FDA, Doctors' Group Reach Agreement on Production of Pfizer Vaccine Documents

FDA, Doctors' Group Reach Agreement on Production of Pfizer Vaccine Documents
A nurse prepares the Pfizer-BioNTech COVID-19 vaccine in a file image. (Jeff Kowalsky/AFP via Getty Images)
Zachary Stieber

A group seeking all of the documents analyzed by U.S. drug regulators before approving Pfizer's COVID-19 vaccine has reached an agreement with the government on how fast the documents will be produced.

The Food and Drug Administration (FDA) must produce 10,000 pages by March 1 and another 10,000 pages by April 1 in response to the Freedom of Information Act request and subsequent lawsuit by the Public Health and Medical Professionals for Transparency, according to the agreement, which was approved by the judge overseeing the case on Feb. 2.

The FDA must then produce 80,000 additional pages in three tranches, one due May 2, one due June 1, and one due July 1.

The regulatory agency was also ordered to produce 70,000 pages by Aug. 1 and 55,000 pages on or before the first business day of each month thereafter.

The amendment to the production requirement keeps the total schedule at about eight months.

The case was brought by the doctor's group after the FDA resisted handing over the documents, which analyze Pfizer's clinical trial evaluating the safety and efficacy of its vaccine and other data.

Both sides agree that the group is entitled to the approximately 450,000 documents, but the FDA had pushed for a production schedule that, if approved, would have taken roughly 75 years to complete.

In a Dec. 14, 2021, hearing, U.S. District Judge Mark Pittman, a Trump appointee and the judge overseeing the case, described it as involving "the most important issue of our time."

"When you're being asked or, indeed, mandated to take something and insert a foreign substance in your body, I would think, first and foremost, that the government ought to have to—in our system of government, we're not in communist Russia or China or in Nazi Germany—when the government has mandated something, I would think the American people are entitled to know the underlying efficacy of what they're being asked to do. It's no doubt in my mind that this is something that needs to be produced posthaste. The only question I have in my mind is when and how it can be done in a manner in which I'm not shutting down the entire FDA," Pittman said.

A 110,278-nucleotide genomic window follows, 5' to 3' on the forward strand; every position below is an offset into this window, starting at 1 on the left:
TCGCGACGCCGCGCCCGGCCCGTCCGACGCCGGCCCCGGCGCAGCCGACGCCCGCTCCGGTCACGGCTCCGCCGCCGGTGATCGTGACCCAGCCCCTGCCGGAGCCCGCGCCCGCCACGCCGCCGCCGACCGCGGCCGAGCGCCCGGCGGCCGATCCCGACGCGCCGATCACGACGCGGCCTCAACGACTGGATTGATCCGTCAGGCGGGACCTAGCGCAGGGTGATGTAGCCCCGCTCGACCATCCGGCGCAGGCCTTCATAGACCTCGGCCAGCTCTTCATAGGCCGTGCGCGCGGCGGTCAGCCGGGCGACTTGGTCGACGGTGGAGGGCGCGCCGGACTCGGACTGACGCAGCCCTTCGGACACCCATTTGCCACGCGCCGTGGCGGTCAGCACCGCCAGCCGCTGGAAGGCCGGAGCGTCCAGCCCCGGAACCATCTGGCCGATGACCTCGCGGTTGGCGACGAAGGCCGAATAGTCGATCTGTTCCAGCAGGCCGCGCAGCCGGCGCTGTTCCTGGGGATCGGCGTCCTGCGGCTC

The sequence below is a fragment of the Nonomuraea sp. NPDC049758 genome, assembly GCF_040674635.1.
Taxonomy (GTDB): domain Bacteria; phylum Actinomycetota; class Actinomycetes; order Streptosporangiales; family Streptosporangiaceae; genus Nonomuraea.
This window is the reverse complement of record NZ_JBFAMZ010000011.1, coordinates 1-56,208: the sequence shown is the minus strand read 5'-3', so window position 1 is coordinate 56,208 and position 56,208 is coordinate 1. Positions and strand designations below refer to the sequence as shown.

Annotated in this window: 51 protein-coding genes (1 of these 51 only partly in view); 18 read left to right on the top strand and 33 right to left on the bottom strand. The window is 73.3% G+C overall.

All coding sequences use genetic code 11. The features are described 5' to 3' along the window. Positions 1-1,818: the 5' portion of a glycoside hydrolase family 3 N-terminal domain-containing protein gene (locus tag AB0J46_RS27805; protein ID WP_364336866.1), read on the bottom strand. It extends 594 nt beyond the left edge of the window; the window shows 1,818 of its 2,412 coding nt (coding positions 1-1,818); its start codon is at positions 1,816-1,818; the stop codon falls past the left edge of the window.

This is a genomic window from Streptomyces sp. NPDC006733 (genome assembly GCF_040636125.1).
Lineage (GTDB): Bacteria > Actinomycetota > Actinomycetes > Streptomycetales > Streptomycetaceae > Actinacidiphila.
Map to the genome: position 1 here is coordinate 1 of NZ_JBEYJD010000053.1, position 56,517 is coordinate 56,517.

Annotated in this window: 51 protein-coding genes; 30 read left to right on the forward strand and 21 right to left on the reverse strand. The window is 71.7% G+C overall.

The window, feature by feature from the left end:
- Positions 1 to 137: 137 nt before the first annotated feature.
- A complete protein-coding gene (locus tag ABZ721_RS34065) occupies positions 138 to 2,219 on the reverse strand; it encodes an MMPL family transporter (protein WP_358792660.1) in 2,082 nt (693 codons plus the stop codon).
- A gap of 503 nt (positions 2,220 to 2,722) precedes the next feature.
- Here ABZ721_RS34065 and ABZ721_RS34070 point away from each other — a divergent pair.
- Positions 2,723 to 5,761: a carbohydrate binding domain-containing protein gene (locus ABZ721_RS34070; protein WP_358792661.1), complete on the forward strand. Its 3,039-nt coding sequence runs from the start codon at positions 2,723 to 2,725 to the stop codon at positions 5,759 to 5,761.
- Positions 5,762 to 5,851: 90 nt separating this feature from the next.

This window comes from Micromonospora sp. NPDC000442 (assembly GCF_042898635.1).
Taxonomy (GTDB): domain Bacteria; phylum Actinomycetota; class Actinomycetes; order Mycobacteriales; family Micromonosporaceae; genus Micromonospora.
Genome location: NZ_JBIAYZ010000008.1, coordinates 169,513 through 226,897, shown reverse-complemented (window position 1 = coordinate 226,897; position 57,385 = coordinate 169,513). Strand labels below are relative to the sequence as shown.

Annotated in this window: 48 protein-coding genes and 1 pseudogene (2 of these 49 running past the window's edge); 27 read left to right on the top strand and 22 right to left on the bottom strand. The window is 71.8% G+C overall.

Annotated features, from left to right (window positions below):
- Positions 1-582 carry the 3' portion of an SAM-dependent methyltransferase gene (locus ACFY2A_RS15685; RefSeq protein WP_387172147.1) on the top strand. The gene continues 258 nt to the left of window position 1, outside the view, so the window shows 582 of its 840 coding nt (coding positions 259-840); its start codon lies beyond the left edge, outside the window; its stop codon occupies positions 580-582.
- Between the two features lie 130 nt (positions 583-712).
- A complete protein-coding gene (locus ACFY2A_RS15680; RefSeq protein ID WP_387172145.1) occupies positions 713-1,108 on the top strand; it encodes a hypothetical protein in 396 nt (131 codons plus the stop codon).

A Department of Justice (DOJ) attorney said the FDA had "bent over backwards" to get the plaintiffs the information they wanted, but warned against ordering too much production too soon because of the labor the government insists is required.

The attorney pointed to a set of 3,000 documents that the FDA sent to the group, noting that FDA employees had found dozens of instances of potentially identifying information that needed redacting, highlighting why officials want to review the documents "line by line."

Aaron Siri, an attorney representing the plaintiffs, told Pittman that the FDA could hire independent contractors, get reviewers allocated from other agencies such as the DOJ, or make Pfizer review the documents. The DOJ attorney suggested that only FDA workers can do the review. Siri also noted that the government reviewed Pfizer's request for emergency authorization for the vaccine in 108 days and that 108 days had already passed since the time of the request for documents.

At one point, Siri told the judge that making the documents public would "give confidence to the American people that the medical product that they're being mandated to receive, the medical product that the federal government has said is the only thing that will be able to end this pandemic has, in fact, been properly reviewed, licensed and approved."

Pittman hasn't ruled on Pfizer's move to intervene in the case, though that decision should be coming shortly.
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